Replica Review: Tokyo Marui V10 Ultra Compact

Why Marui choose to make certain models and not others is a confusing question to answer. It’s a question that always comes up when I see their new releases.

Is it because they’re totally disconnected from reality? Is it because they’re confident enough that whatever they build will sell? Or is it because they’re only interested in innovation and genuinely not concerned with making the GBBR or NGRS MP5 that we’re all asking for?

I suspect it’s a little of all the above.

When I first saw the V10 Ultra Compact, I wasn’t actually that impressed. It was another quasi-realistic model that didn’t offer me anything I desired.

It closely resembles the Springfield V10 Ultra Compact .45, but for some reason, Marui have decided against using Springfield trades. An unusual step, after all, they’ve previously used their trademarks on the Springfield XD (a pistol I’ve almost bought several times to reenact the classic that is… 21 Jump Street).

Who will be the Jonah Hill to my Channing Tatum?

Whatever their reasons are for not replicating the Springfield trademarks, this pistol is so close to the real V10 Ultra Compact in overall looks that it makes little difference to me. I actually ended up buying this particular pistol because I was bored and it was one of the few Marui pistols I’d not actually seen in the flesh.

For those who want the real markings, both Nova and Detonator make metal slide/frame kits, the Nova in particular looking rather nice.

So without further ado, lets crack on with the review.

The box is a rather nice and stylish affair, mostly black with the silver pistol taking centre stage on the front.

The first impression I had when I saw the pistol was that of “Wow, it actually looks like stainless steel”.

And yeah, I’ve got to admit, it can fool quite a few people. Whilst the finish won’t be as durable as that on a real metal pistol, they’ve done a rather good job in producing a fully plastic frame and slide that looks convincingly metallic.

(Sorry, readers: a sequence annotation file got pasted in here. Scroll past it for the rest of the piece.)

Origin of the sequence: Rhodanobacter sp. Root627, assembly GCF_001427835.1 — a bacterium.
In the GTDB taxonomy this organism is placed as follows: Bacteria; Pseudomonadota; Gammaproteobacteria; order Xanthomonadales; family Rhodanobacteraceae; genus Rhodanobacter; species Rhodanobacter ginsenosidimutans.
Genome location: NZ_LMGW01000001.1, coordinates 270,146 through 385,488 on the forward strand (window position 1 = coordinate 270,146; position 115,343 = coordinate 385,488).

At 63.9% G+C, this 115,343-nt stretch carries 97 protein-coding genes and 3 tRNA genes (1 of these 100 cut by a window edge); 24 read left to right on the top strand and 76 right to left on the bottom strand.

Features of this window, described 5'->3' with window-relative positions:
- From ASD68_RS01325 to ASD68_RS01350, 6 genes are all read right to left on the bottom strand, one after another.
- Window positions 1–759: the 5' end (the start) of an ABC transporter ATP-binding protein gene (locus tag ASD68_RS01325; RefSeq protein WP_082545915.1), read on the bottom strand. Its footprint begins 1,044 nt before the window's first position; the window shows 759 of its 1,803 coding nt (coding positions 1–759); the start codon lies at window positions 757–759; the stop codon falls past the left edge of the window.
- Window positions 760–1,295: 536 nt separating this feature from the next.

In the box, you get the usual assortment of Tokyo Marui goodies.

The weight is a surprisingly weighty 700 grams, giving this replica a reassuring heft in the hand. Most of this is concentrated in Marui’s age old smoke and mirrors trick of weighted grips, but due to the compact nature of the pistol, it doesn’t feel overly unbalanced.

Starting with the slide, the appearance is of a sand-blasted stainless steel slide, with the sides being a more polished look and feel. It’s rather special, part of me even suspects that Marui made this replica just to show off their ability at making uniquely textured plastic.

The slide is a short, “officer” length affair, with a pair of slots milled out of the top on each side of the front sight.

On the real V10, this would allow the ported barrel to release an excess of propellant gasses and keep the muzzle from snapping back violently… Not something that’s much of an issue in airsoft.

The markings on the left hand side are pretty close to the real pistol, “V10 ULTRA COMPACT, CAL .45” being set into the slide. There’s also a section of serrations cut into the rear to allow easier cocking, but aside from this, the slide is pretty bare of features.